Today I recorded audio for 3 vital inner game posts. Comments are closed, but I’d be happy as a baboon at a banana stand if you’d retweet or Like this article.
In 95% of cases, the only person stopping you from creating something amazing is you. While it would be convenient if we had some diabolical external enemy to fight, the battle is almost always internal.
We are our own worst enemy, but that’s a good thing. It means we care. If we didn’t care, it would just be a job. Our resistance is a sign that we’re doing something right, that we’re on the right track.
The key is pushing back against that resistance. The following three posts will give you some highly-effective tools for bashing three different manifestations of resistance: fear of failure, your inner critic, and stage fright (not just the kind of musicians).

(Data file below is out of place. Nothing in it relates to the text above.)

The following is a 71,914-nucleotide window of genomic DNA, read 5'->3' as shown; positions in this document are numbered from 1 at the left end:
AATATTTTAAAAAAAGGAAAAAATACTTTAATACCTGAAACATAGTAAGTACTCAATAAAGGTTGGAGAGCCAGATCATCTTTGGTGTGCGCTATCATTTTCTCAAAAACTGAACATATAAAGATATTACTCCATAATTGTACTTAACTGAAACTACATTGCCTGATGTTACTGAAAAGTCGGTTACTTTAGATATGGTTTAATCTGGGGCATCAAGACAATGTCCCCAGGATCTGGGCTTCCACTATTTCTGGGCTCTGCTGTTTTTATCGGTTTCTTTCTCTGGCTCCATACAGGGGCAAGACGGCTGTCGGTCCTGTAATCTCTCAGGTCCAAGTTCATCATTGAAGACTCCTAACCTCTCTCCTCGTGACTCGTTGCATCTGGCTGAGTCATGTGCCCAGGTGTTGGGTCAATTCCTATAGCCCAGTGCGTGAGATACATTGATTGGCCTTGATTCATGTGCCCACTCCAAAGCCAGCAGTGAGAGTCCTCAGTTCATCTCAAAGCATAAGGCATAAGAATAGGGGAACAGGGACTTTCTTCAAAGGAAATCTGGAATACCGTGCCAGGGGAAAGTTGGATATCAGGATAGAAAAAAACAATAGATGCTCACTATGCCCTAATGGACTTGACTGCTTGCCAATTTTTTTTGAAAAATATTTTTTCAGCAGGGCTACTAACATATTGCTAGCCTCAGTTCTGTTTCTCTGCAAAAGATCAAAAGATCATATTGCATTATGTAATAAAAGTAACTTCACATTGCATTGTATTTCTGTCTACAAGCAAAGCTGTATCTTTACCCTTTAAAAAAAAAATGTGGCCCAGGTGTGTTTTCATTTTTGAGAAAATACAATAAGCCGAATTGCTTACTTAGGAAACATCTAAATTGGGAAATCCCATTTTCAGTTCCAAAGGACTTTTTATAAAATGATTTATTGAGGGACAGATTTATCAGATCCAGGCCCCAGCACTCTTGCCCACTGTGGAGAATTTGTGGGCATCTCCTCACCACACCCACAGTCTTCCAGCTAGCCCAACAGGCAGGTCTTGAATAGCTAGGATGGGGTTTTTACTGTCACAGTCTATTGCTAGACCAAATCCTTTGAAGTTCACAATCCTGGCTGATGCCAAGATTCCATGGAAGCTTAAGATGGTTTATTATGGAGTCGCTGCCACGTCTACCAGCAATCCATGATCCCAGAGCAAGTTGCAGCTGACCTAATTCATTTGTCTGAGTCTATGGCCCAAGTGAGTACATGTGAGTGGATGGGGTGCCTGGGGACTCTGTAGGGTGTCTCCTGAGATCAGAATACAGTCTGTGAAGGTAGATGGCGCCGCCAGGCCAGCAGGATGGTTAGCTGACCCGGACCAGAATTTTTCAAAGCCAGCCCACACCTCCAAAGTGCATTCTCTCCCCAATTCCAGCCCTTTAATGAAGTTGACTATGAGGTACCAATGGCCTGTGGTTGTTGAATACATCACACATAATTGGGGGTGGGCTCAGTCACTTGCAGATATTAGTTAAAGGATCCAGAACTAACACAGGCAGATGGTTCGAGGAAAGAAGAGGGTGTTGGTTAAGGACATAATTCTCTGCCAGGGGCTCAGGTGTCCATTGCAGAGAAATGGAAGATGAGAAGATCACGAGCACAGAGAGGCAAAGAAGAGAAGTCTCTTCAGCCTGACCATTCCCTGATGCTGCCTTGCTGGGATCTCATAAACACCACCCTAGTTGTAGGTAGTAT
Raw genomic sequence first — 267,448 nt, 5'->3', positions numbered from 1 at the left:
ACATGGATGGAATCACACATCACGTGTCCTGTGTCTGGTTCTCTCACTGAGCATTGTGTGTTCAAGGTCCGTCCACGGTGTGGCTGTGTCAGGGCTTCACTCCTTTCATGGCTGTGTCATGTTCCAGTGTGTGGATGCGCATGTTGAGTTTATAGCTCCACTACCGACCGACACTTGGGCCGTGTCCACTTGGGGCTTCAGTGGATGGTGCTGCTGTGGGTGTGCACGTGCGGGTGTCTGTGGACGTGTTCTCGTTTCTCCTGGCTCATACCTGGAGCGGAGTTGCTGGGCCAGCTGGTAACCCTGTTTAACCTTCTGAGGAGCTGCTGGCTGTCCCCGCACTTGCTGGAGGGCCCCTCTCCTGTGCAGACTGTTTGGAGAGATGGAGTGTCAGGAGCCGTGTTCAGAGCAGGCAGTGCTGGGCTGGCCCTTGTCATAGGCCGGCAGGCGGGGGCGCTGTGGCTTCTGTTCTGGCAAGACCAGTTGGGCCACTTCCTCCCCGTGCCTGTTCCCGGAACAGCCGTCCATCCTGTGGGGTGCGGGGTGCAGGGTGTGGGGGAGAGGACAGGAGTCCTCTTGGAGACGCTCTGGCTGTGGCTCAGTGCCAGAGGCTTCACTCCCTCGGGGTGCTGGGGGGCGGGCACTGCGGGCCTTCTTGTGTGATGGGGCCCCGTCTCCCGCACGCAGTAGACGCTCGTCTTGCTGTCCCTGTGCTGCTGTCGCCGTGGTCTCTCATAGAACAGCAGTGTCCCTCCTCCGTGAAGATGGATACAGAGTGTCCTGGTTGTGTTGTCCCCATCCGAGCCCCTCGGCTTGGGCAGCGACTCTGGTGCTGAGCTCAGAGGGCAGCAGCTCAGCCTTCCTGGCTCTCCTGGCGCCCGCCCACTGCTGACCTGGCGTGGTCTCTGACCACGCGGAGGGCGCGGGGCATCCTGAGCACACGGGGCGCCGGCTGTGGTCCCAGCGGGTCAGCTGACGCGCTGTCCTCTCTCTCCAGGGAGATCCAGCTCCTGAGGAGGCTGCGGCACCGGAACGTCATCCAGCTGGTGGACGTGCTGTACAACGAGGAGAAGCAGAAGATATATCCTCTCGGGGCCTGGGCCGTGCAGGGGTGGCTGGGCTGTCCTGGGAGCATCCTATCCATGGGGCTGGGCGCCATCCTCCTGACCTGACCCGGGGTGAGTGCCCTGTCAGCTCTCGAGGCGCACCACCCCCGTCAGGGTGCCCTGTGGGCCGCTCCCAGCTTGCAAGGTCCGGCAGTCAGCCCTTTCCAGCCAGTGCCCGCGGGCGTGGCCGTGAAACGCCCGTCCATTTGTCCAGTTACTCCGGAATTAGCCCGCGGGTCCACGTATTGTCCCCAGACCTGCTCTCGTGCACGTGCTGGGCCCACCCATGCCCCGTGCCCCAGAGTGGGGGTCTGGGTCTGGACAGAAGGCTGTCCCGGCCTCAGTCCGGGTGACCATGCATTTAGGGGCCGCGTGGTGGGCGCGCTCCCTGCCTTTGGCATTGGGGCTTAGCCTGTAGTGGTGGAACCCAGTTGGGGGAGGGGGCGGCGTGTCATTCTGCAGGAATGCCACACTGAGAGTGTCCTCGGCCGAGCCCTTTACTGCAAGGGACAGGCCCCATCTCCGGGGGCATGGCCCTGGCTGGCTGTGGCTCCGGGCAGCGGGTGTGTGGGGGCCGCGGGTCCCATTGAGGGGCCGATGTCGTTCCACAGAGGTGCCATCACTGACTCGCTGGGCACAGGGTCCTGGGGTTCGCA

We frequently avoid exciting new challenges because we’re afraid of failure. We like the safe and easy path and tell ourselves that once we have more time/energy/money, we’ll go out and do that which needs to be done. The problem with this approach: you won’t have much (or any) success until you fail your ass off. Learn to manage your fear of failure.
We sabotage our own best efforts by letting our inner critic run amok. Unchecked, it will relentlessly undermine our confidence, leaving us shaking like a wilted leaf in a winter windstorm and blighted with malignant uncertainty. Fortunately, this inner critic can be managed and sometimes even co-opted. Learn to manage your inner critic.
We hide in the shadows, terrified that we or our work will be criticized, ridiculed, mocked, or (shudder) completely ignored. If we do get our stuff out there, we water it down to conform to some imaginary norm. The result: we produce either nothing, or something so watered-down and PG that it’s as inconsequential as an Icee in an avalanche. Learn how to manage stage fright.
Have a great weekend. Go kick some ass.
Photo credit: carolynwill